Keeping our capital working for the UK

Print this page

Quarterly ONS migration stats mask a ‘worrying decline’ in traditional foreign student markets

In response to today’s Migration Statistics Quarterly Report from the Office for National Statistics, Mark Hilton, Head of Immigration Policy at London First, said:

“The importance of encouraging foreign students coming to the UK should not be underestimated – this is our eighth biggest export industry, valued at £8 billion.

“The latest ONS figures show a small rise – 3% – in study visas overall, which is to be welcomed.

“But they mask a worrying decline in our traditional markets, with the number of Indian students being granted visas falling 24%.

“To put this in context, the total number of visas issued for study purposes to Chinese students in the year ending September 2013 was 4,685. This was roughly equal to the 4,343 drop in Indian student visas, which fell from 18,154 to 13,811.

“So we’re actually treading water while countries like the US and Australia are aggressively promoting themselves to international students.

“The critical mass of talented people from around the globe that come to the UK, and London in particular, is a major competitive advantage.

“While we must engage with new markets like China, we ignore our traditional ones – which remain much larger – at our peril.”



Value of students

  • BIS: value of UK education exports 2011 (fees, living expenses, transnational education in HE, FE, English language training teaching) is £17.5 billion with a further £9.6 billion from FDI in education-related projects (research and consultancy).
  • This makes tertiary education 8th largest export market (ahead of pharma for example).
  • The UK is second only to the USA in terms of its market share of internationally-mobile higher education students (13% of global total – Government figures), and London is the most popular city in the world for international students (110k worth some £3bn in fees and spend, 60% nonEU, 40% EU – PA Consulting)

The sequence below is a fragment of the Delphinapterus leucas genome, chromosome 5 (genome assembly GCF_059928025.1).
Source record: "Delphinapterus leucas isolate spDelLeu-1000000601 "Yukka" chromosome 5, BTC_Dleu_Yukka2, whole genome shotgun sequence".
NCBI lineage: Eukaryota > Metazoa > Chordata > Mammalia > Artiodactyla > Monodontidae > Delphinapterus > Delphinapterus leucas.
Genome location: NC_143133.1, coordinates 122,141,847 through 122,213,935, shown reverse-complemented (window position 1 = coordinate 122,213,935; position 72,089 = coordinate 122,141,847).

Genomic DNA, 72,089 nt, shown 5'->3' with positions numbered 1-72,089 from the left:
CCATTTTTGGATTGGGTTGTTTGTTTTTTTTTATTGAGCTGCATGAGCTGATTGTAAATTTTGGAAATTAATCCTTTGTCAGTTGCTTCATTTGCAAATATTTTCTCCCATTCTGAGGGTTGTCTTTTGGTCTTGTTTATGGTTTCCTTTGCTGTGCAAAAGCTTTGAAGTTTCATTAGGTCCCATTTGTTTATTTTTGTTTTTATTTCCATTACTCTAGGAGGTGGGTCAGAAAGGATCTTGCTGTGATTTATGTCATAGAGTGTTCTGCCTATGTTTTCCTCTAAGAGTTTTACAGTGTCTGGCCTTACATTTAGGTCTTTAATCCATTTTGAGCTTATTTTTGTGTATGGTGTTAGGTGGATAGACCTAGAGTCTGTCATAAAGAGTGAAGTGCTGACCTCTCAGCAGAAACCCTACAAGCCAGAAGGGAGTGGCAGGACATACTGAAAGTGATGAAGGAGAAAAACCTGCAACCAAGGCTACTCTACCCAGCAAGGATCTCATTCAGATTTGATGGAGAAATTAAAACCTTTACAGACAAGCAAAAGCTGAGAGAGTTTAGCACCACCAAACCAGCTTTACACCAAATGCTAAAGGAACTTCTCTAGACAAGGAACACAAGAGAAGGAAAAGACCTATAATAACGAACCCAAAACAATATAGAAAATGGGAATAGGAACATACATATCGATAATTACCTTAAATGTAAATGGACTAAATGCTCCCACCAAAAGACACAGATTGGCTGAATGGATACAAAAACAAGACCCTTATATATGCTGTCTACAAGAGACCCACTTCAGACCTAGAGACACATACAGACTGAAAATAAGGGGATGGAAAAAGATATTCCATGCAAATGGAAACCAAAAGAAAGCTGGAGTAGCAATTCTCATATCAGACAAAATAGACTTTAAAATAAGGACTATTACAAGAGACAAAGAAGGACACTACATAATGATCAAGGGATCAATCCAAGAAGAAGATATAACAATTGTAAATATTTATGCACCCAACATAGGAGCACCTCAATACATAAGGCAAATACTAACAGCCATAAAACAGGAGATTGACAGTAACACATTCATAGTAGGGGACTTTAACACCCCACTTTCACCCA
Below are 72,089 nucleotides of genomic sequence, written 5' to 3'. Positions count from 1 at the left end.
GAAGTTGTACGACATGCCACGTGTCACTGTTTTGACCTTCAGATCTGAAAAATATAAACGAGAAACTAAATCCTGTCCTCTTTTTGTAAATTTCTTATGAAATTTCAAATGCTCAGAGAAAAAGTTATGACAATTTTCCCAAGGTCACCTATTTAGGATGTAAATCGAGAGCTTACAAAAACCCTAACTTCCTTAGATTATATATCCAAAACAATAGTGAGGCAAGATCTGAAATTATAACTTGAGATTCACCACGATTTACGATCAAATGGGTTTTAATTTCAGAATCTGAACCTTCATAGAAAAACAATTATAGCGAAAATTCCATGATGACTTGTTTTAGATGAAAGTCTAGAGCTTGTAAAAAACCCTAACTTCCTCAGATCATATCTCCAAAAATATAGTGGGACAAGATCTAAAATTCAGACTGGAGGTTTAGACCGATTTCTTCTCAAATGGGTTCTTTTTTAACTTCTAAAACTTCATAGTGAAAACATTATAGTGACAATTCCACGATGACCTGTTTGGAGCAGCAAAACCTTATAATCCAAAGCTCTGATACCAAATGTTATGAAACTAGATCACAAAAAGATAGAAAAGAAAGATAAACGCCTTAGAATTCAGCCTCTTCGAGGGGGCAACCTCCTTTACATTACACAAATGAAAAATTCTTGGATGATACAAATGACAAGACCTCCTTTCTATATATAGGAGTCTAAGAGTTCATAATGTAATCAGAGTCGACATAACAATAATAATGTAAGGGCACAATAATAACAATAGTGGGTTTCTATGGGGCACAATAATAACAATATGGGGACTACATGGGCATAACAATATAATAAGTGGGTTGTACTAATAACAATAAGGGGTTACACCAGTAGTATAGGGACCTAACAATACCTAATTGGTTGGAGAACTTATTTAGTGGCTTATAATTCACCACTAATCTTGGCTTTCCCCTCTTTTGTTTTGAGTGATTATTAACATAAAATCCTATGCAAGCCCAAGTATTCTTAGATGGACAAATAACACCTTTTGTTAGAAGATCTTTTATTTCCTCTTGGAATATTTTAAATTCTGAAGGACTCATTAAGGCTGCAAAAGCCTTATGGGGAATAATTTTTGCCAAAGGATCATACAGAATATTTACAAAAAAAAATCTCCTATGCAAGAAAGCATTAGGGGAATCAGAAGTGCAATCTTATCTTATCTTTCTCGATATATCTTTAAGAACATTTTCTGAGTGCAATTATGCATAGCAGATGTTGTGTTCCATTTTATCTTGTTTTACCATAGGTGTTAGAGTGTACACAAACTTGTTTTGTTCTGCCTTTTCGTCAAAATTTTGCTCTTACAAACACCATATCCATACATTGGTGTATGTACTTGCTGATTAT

Public policy towards students is very confused:

  • On the one hand, BIS’s international education strategy (2013) argues it is realistic for UK’s international student numbers to grow by up to 20% over the next five years, equating to 90,000 students.
  • On the other, as the Government cannot control emigration or EU migration, to meet its target all it can do is bring down the number of non-EU migrants – and this has to mean students because they make up such a large percentage of the controllable flows (40%)
  • Rapid growth in the number of students studying abroad presents a real opportunity for the UK. In 2010, there were 4.1 million tertiary-level students across the world studying outside their country of citizenship. By 2020, estimates suggest the number will reach 7 million.  This is estimated to include 1 in 3 Chinese students.
  • Case study: Indian students are well represented in accountancy and at one of the international accountancy firms we have in membership, are by far the greatest proportion of their non-EU workforce.  This firm is concerned that the drop in numbers of Indian students coming to study in the UK is cutting the amount of global talent that they can access to support their trade in the important and emerging Indo-UK corridor – they will recruit Indian students from UK universities, train them up in London and use them/export them to support their growing India operations.

Narrowing the field of graduate recruitment in this way means fewer Indians with experience of working in the UK, which is crucial in supporting long term trading links between our countries

London First Tweets